Manatees – Potato Sirens

Manatees – Potato Sirens

ambience: manatee underwater vocalizations

What’s got the face of a walrus – minus the tusks, the tail of a beaver, and a body that sort of looks like an enormous Idaho potato? One more clue: We’re listening to their sounds, recorded underwater. I’m Jim Metzner and this is the Pulse of the Planet.

We’re at Homosassa State Park, on Florida’s West Coast, about 80 miles north of Tampa, and we’re listening to the sounds of manatees, recorded underwater.

Rose: The headwaters of Homosassa springs flow millions of gallons of water. It becomes a warm water refuge in winter time which attracts manatees that have to stay warm. The temperature stays at 72 degrees year round.

Pat Rose is an aquatic biologist and the executive director of the Save the Manatee Club.

Rose: A manatee is a marine mammal. It certainly breathes air, and has live young of course. It’s in the order Sirenia, and there’s only a few reps in the world today. One species went extinct, the stellar sea cow, in less than 27 years of being hunted. Manatees are found of course here in Florida, through the Caribbean, in West Africa and in South America.

Manatees were originally endangered from hunting and literally taking them for hides and food until they were reduced to very low numbers . And in some places – throughout the islands, they were extirpated completely from those locations. In Florida there was a population, probably somewhere under 1000. Today with a lot of work a lot of effort we’re up to 5000, but they’re continually under different threats.

We’ll hear about some of the threats to the manatees survival in future programs. Pulse of the Planet is made possible in part by the National Science Foundation and Virginia Tech, inventing the future through a hands-on approach to education and research.

Manatees - Potato Sirens

What's got the face of a walrus, the tail of a beaver, and a body that resembles an enormous potato?
Air Date:04/26/2016
Scientist:
Transcript:

Manatees - Potato Sirens

ambience: manatee underwater vocalizations

What's got the face of a walrus - minus the tusks, the tail of a beaver, and a body that sort of looks like an enormous Idaho potato? One more clue: We're listening to their sounds, recorded underwater. I'm Jim Metzner and this is the Pulse of the Planet.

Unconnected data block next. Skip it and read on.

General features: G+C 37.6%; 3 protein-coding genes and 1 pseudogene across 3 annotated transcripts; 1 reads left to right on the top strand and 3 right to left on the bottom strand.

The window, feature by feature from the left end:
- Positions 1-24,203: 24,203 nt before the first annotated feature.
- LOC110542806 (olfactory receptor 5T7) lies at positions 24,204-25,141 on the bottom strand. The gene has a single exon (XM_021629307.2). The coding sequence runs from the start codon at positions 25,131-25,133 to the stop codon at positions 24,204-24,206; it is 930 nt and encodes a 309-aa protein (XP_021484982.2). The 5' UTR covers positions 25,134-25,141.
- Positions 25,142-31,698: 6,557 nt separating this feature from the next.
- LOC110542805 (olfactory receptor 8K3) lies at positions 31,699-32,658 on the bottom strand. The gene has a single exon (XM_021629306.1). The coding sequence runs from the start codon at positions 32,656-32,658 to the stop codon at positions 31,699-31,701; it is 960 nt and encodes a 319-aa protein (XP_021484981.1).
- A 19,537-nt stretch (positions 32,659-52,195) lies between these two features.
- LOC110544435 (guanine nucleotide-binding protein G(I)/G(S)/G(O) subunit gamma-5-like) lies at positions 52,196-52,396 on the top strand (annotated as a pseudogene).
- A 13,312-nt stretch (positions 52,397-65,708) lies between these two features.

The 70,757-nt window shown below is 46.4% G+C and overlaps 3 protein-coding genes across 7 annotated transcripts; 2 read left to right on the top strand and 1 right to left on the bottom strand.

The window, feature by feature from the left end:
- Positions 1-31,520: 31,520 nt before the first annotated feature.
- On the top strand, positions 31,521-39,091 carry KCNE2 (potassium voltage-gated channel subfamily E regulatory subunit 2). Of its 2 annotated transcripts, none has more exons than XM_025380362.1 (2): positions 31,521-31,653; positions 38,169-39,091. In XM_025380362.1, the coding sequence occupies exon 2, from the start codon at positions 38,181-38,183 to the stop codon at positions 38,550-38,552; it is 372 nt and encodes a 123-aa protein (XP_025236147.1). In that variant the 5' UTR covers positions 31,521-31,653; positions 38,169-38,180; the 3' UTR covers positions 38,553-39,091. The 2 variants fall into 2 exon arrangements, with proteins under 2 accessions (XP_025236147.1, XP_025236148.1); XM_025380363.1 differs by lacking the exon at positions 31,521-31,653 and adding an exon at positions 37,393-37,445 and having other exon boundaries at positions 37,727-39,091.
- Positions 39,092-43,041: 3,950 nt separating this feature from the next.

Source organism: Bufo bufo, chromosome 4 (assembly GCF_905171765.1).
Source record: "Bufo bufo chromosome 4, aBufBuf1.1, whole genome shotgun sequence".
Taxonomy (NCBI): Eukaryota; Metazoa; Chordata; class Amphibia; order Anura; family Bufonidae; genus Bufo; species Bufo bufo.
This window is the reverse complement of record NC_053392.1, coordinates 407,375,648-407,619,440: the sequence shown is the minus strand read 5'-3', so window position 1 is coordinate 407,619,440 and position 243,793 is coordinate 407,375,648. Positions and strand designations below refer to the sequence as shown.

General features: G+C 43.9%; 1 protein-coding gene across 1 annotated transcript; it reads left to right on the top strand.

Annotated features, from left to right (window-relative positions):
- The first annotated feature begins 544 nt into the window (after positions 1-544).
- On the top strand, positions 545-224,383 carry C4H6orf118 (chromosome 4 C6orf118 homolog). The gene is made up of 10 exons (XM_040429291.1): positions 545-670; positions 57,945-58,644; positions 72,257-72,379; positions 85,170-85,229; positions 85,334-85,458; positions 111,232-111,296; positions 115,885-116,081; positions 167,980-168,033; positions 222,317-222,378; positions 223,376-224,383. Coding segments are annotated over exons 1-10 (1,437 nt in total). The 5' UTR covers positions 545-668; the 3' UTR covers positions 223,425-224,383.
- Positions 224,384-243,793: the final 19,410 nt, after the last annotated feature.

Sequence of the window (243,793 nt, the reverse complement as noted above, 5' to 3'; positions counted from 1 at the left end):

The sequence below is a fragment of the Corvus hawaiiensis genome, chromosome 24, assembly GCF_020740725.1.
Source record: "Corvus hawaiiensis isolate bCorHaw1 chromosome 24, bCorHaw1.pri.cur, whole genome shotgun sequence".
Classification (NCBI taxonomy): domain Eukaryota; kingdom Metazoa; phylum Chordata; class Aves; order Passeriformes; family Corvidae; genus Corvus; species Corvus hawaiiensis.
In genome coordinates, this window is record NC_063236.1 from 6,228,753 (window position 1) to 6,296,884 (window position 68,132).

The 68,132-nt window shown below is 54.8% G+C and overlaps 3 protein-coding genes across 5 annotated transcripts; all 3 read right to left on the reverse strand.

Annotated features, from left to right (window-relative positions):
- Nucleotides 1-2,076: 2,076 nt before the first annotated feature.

We're at Homosassa State Park, on Florida's West Coast, about 80 miles north of Tampa, and we're listening to the sounds of manatees, recorded underwater.

Rose: The headwaters of Homosassa springs flow millions of gallons of water. It becomes a warm water refuge in winter time which attracts manatees that have to stay warm. The temperature stays at 72 degrees year round.

Pat Rose is an aquatic biologist and the executive director of the Save the Manatee Club.

Rose: A manatee is a marine mammal. It certainly breathes air, and has live young of course. It's in the order Sirenia, and there's only a few reps in the world today. One species went extinct, the stellar sea cow, in less than 27 years of being hunted. Manatees are found of course here in Florida, through the Caribbean, in West Africa and in South America.

Manatees were originally endangered from hunting and literally taking them for hides and food until they were reduced to very low numbers . And in some places - throughout the islands, they were extirpated completely from those locations. In Florida there was a population, probably somewhere under 1000. Today with a lot of work a lot of effort we're up to 5000, but they're continually under different threats.

We'll hear about some of the threats to the manatees survival in future programs. Pulse of the Planet is made possible in part by the National Science Foundation and Virginia Tech, inventing the future through a hands-on approach to education and research.